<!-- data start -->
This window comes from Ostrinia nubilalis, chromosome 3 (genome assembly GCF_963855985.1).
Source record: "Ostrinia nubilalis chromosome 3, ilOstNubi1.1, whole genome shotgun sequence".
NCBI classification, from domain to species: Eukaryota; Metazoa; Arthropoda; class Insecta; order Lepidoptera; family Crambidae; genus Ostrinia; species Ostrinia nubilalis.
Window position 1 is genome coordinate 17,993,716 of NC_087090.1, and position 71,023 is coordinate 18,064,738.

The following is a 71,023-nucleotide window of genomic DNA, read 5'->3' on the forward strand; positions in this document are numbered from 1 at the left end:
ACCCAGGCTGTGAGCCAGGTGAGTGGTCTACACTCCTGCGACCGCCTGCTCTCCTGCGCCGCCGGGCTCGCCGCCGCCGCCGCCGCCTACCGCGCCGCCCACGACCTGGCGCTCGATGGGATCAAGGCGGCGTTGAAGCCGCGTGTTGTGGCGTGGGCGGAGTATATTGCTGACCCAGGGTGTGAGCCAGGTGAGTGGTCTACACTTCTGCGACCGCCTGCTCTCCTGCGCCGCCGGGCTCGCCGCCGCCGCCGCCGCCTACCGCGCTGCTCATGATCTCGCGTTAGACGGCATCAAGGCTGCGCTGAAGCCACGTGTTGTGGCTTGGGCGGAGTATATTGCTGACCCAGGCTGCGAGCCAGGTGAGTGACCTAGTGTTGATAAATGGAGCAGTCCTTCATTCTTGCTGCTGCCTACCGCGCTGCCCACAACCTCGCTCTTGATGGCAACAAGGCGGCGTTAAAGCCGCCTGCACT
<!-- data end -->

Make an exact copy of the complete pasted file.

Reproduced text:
This window comes from Ostrinia nubilalis, chromosome 3 (genome assembly GCF_963855985.1).
Source record: "Ostrinia nubilalis chromosome 3, ilOstNubi1.1, whole genome shotgun sequence".
NCBI classification, from domain to species: Eukaryota; Metazoa; Arthropoda; class Insecta; order Lepidoptera; family Crambidae; genus Ostrinia; species Ostrinia nubilalis.
Window position 1 is genome coordinate 17,993,716 of NC_087090.1, and position 71,023 is coordinate 18,064,738.

The following is a 71,023-nucleotide window of genomic DNA, read 5'->3' on the forward strand; positions in this document are numbered from 1 at the left end:
ACCCAGGCTGTGAGCCAGGTGAGTGGTCTACACTCCTGCGACCGCCTGCTCTCCTGCGCCGCCGGGCTCGCCGCCGCCGCCGCCGCCTACCGCGCCGCCCACGACCTGGCGCTCGATGGGATCAAGGCGGCGTTGAAGCCGCGTGTTGTGGCGTGGGCGGAGTATATTGCTGACCCAGGGTGTGAGCCAGGTGAGTGGTCTACACTTCTGCGACCGCCTGCTCTCCTGCGCCGCCGGGCTCGCCGCCGCCGCCGCCGCCTACCGCGCTGCTCATGATCTCGCGTTAGACGGCATCAAGGCTGCGCTGAAGCCACGTGTTGTGGCTTGGGCGGAGTATATTGCTGACCCAGGCTGCGAGCCAGGTGAGTGACCTAGTGTTGATAAATGGAGCAGTCCTTCATTCTTGCTGCTGCCTACCGCGCTGCCCACAACCTCGCTCTTGATGGCAACAAGGCGGCGTTAAAGCCGCCTGCACT